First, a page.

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1917 Blu-ray Review


Great extras. Gimmicky movie.

In this WWI set drama, 2 Lance Corporals (Will and Tom) are assigned to deliver a message to Colonel Mackenzie to call off an attack that would prove catastrophic for British forces (including Tom’s own brother). The mission is easier said than done though as the journey to get there is fraught with peril.

Despite being a clearly personal project for director Sam Mendes, “1917” feels less like a movie and more like a big budget gimmick or experiment. From a storytelling standpoint, it is a very simple film that becomes tedious from the get go. I get it, Mendes wanted to create an immersive cinematic experience in which we follow 2 characters every step of the way. In doing so though, the movie lacks character (actors George MacKay and Dean-Charles Chapman have little to work with) and the story comes across more like watching (but not playing) a video game quest. I’m not disrespecting video games here (in fact, I was left thinking I’d rather be playing “Battlefield 1” and watching its compelling story as opposed to viewing “1917”). I’m merely pointing out the narrative differences between film and video games. What works for one doesn’t necessarily work for the other. 

Now, make no mistake, “1917” is a grand technical achievement. Sam Mendes had a very clear vision and is almost a magician in how he and cinematographer Roger Deakins (I’ll get to him in a second) create the illusion that the movie was done in a single take (obviously it was not). Speaking of Deakins, he is the clear MVP. His stunning visual style elevates every second of the movie. In a career littered with greatness, Deakins can add another one to the list with his work here. 


Presentation: 2.39:1 1080p. How does it look? The picture quality is first rate. The lighting and the clarity of the image is perfection.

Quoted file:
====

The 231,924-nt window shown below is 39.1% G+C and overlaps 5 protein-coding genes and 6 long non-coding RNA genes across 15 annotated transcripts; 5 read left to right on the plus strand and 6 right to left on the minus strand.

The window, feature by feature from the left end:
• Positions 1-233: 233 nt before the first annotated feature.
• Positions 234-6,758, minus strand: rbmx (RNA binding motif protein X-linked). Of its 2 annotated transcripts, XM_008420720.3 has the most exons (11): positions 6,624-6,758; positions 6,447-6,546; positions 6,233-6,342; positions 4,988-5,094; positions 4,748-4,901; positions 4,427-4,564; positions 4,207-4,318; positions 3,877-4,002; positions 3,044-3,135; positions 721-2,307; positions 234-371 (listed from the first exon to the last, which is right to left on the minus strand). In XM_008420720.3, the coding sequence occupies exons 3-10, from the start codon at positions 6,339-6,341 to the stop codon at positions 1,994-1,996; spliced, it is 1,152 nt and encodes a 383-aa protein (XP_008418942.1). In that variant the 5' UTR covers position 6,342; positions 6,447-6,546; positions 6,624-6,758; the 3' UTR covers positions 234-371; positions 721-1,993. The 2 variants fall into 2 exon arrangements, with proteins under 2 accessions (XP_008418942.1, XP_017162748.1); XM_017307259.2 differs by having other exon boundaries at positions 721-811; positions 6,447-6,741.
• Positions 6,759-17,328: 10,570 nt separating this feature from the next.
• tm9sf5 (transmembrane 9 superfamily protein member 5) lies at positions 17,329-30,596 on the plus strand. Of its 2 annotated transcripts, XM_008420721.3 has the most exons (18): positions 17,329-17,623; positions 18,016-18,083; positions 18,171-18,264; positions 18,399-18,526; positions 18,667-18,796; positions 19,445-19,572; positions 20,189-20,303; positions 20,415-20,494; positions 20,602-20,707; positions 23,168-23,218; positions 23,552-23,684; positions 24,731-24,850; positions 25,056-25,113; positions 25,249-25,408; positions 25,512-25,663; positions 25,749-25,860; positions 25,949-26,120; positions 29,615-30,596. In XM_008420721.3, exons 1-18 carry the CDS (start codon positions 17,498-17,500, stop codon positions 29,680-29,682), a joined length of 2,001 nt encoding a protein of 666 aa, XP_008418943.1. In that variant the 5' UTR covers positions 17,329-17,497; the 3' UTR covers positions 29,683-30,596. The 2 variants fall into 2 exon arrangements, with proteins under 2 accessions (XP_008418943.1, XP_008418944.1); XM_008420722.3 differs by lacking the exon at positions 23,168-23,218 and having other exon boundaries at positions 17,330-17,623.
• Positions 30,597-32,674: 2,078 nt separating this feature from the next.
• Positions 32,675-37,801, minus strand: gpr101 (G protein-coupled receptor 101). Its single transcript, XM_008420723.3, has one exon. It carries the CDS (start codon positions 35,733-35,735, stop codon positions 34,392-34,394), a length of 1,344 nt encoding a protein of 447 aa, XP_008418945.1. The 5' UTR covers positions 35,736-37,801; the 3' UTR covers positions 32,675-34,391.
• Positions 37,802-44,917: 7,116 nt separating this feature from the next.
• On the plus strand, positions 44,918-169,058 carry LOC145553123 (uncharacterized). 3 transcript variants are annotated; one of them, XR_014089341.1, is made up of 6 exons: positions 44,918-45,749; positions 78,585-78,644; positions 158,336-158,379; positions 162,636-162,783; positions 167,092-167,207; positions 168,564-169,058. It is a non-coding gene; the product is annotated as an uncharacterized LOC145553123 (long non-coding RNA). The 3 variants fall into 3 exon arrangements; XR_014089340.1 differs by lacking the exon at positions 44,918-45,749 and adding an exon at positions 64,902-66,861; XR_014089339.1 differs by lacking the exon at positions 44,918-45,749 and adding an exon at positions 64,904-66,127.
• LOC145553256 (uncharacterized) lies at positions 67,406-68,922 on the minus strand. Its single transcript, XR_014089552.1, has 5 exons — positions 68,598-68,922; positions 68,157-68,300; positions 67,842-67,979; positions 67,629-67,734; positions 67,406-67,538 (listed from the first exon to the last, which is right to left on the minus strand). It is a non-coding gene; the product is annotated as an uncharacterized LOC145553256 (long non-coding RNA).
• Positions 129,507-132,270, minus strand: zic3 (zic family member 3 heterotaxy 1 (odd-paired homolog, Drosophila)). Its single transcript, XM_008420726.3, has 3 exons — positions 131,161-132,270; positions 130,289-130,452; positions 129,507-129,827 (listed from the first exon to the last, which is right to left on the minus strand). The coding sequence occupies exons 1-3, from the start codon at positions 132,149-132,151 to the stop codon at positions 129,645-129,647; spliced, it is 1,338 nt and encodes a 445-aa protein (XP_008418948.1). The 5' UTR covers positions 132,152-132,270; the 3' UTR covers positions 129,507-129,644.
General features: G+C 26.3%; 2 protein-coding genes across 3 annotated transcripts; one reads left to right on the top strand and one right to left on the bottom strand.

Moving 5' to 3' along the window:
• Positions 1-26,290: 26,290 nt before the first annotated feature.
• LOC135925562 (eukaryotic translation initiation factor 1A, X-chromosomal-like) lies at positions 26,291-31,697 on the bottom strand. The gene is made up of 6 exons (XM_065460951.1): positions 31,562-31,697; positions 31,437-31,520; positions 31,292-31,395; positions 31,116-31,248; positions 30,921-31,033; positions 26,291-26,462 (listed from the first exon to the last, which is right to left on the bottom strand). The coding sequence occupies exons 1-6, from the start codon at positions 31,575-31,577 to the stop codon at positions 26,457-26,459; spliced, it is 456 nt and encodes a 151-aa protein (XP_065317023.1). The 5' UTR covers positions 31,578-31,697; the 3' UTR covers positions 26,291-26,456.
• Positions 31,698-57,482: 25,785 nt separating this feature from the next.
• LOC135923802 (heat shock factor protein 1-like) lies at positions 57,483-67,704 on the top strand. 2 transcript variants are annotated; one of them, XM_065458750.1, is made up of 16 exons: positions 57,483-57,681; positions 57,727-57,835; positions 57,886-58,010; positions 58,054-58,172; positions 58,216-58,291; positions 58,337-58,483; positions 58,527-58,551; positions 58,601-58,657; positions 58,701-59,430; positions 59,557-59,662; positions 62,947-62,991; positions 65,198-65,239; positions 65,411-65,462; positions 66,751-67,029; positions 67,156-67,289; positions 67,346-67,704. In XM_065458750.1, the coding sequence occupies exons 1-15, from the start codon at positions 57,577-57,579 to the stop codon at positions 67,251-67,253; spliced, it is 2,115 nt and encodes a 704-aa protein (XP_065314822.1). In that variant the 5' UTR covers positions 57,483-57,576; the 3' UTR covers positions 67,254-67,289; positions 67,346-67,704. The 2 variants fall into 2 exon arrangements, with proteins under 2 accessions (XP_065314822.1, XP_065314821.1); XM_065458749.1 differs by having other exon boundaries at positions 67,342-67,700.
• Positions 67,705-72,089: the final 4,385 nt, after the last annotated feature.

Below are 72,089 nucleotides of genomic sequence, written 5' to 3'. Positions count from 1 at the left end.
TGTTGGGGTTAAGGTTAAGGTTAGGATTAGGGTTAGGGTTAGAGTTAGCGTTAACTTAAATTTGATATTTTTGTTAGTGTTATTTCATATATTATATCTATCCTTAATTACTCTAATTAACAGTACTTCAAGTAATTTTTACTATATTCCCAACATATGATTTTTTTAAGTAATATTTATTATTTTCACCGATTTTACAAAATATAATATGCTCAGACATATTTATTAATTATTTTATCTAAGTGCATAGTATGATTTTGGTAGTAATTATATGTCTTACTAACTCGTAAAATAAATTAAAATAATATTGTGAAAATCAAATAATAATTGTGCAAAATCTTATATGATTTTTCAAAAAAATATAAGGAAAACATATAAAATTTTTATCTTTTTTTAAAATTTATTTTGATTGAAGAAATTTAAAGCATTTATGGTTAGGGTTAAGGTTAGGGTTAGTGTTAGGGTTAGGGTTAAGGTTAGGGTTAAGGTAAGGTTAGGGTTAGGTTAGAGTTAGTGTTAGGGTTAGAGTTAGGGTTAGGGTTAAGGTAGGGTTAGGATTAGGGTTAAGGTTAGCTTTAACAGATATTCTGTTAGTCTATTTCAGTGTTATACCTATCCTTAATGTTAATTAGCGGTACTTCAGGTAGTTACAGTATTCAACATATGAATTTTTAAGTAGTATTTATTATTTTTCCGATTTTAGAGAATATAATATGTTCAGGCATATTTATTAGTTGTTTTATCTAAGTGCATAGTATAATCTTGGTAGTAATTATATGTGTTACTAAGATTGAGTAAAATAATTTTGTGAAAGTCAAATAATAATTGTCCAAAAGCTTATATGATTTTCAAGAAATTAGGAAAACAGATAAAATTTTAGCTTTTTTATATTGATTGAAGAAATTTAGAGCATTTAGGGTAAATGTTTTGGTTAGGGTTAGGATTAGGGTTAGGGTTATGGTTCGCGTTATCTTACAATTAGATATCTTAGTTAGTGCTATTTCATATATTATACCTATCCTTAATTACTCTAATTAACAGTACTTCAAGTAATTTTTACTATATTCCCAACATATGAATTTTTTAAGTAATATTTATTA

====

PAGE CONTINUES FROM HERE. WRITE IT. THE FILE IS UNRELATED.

Audio Track:  Dolby Atmos. How does it sound? Every gunshot and every step into mud provides a dynamic audio experience.

* DVD copy
* Digital copy
* “The Weight Of The World: Sam Mendes”- A featurette on Sam Mendes and what this project means to him.
* “The Score Of 1917”- A featurette on the score by Thomas Newman.
* “Allied Forces: Making 1917”- A behind-the-scenes look at the complex production and storytelling approach.
* “In The Trenches”- A short featurette on the 2 leads
* “Recreating History”- This extra covers the sets,  production design, pre-production models, the location shooting and the scale of the production. This is the most involving extra outside of the commentaries as it really showcases the amount of work that went into every sequence.
* A solo commentary by Sam Mendes and a solo commentary by Roger Deakins. Both tracks provide a great deal of in-depth descriptions about the production experience and shots. A must listen for those interested in the technical aspects of this film.
* Universal trailers

March 16, 2020 - Posted by | Blu-Ray review | , , , , , ,

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